Massachusetts hospitals that treat poor and uninsured patients are facing financial crisis, trying to cut losses while still providing care for the state's poorest residents. Officials with these "safety net" hospitals feel especially snubbed by healthcare reform, as money was given to other reform priorities, reports the Boston Globe.
The state's largest safety net hospitals--Boston Medical Center and Cambridge Health Alliance--need to receive significant federal funding just to break even for the fiscal year ending in nine days, notes WBUR. Boston Medical Center has taken an aggressive approach to get the necessary money, suing state officials for illegally cutting payments for treating poor patients, according to the Globe. BMC also plans to cut 119 jobs to reduce its $166 million deficit.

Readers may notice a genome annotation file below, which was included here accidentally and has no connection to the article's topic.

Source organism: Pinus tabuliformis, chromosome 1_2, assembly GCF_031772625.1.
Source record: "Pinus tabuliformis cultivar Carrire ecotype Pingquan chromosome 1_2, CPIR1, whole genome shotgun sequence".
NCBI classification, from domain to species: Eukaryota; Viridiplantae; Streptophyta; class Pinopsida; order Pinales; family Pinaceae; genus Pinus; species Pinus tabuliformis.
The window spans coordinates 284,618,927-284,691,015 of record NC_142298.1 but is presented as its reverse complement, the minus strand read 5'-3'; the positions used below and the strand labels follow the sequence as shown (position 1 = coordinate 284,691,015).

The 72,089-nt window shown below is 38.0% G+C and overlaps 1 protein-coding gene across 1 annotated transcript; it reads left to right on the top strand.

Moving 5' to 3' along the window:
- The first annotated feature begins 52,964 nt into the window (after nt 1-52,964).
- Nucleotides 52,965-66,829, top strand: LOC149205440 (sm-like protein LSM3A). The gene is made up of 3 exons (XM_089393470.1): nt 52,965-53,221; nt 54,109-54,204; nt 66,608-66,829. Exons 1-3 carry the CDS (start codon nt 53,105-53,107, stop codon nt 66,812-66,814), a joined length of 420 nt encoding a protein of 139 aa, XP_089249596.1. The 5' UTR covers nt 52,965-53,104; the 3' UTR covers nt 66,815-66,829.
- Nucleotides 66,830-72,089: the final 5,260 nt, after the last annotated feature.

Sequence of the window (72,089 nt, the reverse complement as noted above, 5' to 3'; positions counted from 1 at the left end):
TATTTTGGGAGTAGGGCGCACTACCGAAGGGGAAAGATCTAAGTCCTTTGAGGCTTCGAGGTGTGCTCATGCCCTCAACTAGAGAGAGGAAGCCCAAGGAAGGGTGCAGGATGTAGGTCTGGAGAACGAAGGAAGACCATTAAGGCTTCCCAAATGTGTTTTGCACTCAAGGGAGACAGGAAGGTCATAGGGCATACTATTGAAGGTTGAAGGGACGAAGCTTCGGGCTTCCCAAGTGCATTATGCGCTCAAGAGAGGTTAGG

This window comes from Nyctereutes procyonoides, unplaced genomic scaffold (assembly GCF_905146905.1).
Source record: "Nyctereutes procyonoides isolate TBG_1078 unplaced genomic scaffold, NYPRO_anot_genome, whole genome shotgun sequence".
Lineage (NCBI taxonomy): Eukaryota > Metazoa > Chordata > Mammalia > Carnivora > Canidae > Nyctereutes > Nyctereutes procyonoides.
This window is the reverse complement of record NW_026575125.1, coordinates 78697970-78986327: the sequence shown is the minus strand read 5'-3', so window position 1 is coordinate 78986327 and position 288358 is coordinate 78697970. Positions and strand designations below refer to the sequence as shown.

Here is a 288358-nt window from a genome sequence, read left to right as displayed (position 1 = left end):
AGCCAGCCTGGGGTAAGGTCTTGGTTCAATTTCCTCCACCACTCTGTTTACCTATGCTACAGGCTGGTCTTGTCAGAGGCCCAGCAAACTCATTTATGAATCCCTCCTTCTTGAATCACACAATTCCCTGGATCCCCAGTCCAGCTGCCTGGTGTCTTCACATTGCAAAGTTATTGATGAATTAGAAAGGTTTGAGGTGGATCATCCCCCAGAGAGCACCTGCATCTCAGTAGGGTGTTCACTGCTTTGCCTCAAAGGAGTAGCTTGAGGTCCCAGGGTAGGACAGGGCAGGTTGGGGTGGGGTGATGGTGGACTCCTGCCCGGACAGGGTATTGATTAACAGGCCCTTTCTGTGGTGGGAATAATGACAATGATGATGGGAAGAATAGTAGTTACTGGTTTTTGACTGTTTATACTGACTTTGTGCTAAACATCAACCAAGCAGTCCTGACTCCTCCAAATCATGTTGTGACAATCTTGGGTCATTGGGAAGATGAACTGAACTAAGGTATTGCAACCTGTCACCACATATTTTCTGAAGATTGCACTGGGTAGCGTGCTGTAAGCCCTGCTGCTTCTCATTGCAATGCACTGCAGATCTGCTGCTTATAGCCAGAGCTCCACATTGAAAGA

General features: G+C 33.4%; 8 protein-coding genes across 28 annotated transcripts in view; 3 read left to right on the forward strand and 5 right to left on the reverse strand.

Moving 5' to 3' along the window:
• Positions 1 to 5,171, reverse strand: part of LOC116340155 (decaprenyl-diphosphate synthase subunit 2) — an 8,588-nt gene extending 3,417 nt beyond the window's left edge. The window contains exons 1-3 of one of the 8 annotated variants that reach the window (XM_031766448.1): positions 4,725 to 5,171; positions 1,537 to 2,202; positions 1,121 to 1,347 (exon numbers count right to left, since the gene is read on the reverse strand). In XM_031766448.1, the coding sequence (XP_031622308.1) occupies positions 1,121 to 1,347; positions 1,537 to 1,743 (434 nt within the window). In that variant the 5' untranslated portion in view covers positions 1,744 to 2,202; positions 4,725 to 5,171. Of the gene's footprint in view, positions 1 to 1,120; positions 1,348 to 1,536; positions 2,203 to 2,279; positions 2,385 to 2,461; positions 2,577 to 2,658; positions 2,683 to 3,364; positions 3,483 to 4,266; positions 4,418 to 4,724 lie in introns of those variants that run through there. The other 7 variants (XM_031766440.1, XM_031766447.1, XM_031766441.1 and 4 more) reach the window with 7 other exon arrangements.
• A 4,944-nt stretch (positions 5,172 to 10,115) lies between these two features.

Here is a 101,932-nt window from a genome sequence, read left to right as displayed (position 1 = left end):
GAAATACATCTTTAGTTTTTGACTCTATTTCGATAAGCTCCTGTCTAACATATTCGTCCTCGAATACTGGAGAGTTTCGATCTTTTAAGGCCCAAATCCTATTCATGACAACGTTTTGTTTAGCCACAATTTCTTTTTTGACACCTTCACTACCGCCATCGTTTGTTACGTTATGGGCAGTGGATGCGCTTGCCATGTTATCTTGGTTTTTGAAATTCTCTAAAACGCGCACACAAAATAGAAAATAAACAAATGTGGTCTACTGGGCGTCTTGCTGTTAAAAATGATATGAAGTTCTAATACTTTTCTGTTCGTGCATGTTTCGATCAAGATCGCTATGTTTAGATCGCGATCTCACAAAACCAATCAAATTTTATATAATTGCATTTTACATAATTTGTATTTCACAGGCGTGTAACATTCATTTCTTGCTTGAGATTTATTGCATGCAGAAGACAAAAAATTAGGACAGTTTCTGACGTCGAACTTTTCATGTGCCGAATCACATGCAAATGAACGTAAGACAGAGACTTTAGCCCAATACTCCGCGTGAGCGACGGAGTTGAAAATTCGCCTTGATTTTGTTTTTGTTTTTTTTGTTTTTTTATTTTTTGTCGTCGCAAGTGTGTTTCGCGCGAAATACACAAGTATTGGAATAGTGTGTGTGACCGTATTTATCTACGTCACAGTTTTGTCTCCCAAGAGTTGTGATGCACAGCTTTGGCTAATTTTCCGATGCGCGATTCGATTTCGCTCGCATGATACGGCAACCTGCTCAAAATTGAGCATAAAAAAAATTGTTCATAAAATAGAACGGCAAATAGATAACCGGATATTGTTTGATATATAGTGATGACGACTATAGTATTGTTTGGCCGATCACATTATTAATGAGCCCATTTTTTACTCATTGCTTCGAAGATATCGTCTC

Cambridge Health Alliance refrained from legal tactics, and instead made greater reductions to its workforce and operations. The hospital group cut 450 jobs, closed six health centers and stopped in-patient addiction treatment. Now Cambridge is looking to merge with a larger healthcare provider, reports the Globe.
Massachusetts officials responded to Cambridge's methods, requesting more Medicaid funds for hospitals that serve poor patients, beginning in the fall of 2011. To receive the funds, hospitals must "undergo an analysis and reconfiguration akin to what Cambridge Health Alliance is going through."
Safety net hospitals also are hoping that Centers for Medicare and Medicaid Services Administrator Donald Berwick, the former President and CEO of the Institute for Health Care Improvement in Cambridge, will rally for additional federal funds, notes WBUR.